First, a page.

Event Title

Race and Religion Relating to Helping Behaviors

Location

CSU 201

Start Date

5-4-2010 10:00 AM

End Date

5-4-2010 12:00 PM

Student's Major

Psychology

Student's College

Social and Behavioral Sciences

Mentor's Name

Kristie Campana

Mentor's Department

Psychology

Mentor's College

Social and Behavioral Sciences

Description

Racial attributes have been explored in different ways, such as differences in pro-social behaviors demonstrated toward white Americans compared to black Americans (Crosby, Bromley& Saxe, 1980). Previous research suggests that white racism is a centuries-old system which was designed to oppress blacks and other people of color and also to exclude them from participating in the society; however, this process may function at an unconscious level (Feagin, Vera, & Batur, 2001). At this time, research has not explored how race might interact with religion in prosocial behaviors. Given previous research, it is possible that an indication of a minority religion (e.g. a head scarf) may affect how both black and white people are helped by others. In the current study we hypothesized that individuals are more likely to help a white person compared to a black person. Likewise, we expect individuals are more likely to help a person who was not wearing a headscarf versus someone who was wearing a headscarf. Results are pending. The findings of this study will have a number of practical implications in terms of how race and religion influence prosocial behaviors.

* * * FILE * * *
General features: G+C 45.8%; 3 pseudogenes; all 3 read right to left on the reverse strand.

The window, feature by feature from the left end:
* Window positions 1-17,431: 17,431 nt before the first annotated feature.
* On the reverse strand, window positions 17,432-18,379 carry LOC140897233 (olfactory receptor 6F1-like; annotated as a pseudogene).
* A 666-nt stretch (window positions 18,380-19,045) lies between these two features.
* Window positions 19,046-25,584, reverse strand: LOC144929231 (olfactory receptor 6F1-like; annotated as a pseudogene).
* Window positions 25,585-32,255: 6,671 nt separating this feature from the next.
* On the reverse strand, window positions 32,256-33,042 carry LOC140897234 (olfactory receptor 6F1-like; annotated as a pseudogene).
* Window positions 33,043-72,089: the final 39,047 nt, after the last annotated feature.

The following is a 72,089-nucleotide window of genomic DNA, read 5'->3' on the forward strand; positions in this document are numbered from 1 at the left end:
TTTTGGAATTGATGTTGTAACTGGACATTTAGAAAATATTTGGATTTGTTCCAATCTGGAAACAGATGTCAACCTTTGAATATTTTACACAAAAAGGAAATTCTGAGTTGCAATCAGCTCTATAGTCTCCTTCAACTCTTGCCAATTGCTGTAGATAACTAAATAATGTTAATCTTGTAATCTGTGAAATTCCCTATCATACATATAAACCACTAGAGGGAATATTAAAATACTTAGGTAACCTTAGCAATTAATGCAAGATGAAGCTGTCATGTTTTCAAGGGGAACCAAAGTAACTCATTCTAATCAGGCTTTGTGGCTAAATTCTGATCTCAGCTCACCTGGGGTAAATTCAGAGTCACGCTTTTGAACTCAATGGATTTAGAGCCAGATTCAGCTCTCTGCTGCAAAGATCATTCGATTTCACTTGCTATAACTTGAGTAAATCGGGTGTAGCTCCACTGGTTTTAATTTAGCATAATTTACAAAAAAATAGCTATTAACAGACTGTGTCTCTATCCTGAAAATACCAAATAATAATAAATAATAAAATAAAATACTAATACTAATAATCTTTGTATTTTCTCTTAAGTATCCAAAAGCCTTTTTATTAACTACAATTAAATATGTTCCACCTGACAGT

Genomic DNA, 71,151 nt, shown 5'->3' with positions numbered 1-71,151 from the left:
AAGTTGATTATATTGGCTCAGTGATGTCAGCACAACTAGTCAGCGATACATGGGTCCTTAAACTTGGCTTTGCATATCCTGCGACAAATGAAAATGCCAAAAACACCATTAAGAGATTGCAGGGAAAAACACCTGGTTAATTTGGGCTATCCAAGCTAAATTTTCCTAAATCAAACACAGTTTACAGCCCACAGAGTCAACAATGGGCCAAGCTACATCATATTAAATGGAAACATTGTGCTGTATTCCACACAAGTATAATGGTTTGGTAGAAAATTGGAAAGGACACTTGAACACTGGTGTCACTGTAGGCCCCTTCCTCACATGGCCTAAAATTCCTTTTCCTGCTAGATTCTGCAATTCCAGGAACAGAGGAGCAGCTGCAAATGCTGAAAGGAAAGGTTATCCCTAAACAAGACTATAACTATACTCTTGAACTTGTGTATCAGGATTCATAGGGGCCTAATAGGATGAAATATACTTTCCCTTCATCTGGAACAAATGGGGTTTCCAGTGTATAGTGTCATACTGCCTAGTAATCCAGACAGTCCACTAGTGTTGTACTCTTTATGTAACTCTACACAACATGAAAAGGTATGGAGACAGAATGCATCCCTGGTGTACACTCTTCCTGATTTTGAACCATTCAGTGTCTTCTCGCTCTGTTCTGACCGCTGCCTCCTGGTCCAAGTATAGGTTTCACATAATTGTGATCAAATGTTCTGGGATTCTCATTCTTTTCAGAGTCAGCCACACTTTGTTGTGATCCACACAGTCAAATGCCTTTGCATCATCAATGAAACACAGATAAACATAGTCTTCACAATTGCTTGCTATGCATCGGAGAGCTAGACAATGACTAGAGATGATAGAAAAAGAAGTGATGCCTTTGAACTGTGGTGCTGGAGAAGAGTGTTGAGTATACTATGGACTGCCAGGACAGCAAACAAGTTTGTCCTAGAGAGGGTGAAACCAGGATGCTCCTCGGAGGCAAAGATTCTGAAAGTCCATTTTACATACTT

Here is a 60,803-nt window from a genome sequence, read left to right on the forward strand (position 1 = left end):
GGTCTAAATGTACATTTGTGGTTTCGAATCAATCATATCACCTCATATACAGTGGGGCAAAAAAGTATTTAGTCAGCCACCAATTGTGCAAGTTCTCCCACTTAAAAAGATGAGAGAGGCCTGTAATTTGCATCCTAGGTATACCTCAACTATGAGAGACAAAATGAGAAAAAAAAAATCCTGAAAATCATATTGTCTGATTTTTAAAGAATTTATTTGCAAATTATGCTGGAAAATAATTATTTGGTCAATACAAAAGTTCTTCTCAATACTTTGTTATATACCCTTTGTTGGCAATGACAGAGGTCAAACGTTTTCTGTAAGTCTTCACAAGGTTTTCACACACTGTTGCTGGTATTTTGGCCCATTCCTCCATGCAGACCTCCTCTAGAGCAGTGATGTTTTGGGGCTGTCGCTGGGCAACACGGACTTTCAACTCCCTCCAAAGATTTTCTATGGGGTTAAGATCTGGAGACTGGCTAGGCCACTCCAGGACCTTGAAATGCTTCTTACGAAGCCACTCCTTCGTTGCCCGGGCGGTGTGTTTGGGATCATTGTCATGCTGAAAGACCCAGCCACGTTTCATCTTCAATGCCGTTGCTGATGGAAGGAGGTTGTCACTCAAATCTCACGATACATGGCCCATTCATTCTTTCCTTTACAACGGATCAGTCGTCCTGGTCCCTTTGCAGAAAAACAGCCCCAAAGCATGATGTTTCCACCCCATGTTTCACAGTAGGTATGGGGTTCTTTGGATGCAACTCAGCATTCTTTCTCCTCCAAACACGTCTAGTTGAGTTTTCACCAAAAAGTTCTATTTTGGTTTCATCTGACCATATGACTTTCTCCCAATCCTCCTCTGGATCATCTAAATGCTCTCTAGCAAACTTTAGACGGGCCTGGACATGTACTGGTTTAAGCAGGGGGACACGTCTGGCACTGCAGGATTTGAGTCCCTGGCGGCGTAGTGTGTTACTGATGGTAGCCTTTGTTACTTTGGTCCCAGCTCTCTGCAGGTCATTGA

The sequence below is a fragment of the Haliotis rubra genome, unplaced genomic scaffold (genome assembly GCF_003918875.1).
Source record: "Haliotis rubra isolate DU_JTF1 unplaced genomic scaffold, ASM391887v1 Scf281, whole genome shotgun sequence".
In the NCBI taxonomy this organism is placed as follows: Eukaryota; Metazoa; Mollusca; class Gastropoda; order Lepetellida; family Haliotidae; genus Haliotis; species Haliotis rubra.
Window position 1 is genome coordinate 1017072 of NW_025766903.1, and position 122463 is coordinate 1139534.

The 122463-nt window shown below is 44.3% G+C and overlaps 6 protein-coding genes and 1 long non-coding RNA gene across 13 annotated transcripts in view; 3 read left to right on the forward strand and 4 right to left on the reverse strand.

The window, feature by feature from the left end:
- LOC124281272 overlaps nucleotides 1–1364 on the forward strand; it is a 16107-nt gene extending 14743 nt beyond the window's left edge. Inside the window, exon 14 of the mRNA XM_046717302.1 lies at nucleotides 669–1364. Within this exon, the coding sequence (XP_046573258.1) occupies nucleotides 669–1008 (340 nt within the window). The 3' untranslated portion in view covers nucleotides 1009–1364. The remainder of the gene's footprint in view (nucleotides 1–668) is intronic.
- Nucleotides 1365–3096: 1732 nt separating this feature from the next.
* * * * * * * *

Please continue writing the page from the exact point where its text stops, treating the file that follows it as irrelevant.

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Apr 5th, 10:00 AM Apr 5th, 12:00 PM

Race and Religion Relating to Helping Behaviors

CSU 201

Racial attributes have been explored in different ways, such as differences in pro-social behaviors demonstrated toward white Americans compared to black Americans (Crosby, Bromley& Saxe, 1980). Previous research suggests that white racism is a centuries-old system which was designed to oppress blacks and other people of color and also to exclude them from participating in the society; however, this process may function at an unconscious level (Feagin, Vera, & Batur, 2001). At this time, research has not explored how race might interact with religion in prosocial behaviors. Given previous research, it is possible that an indication of a minority religion (e.g. a head scarf) may affect how both black and white people are helped by others. In the current study we hypothesized that individuals are more likely to help a white person compared to a black person. Likewise, we expect individuals are more likely to help a person who was not wearing a headscarf versus someone who was wearing a headscarf. Results are pending. The findings of this study will have a number of practical implications in terms of how race and religion influence prosocial behaviors.

Recommended Citation

Ahmed, Sahra. "Race and Religion Relating to Helping Behaviors." Undergraduate Research Symposium, Mankato, MN, April 5, 2010.
http://cornerstone.lib.mnsu.edu/urs/2010/oral-session-02/3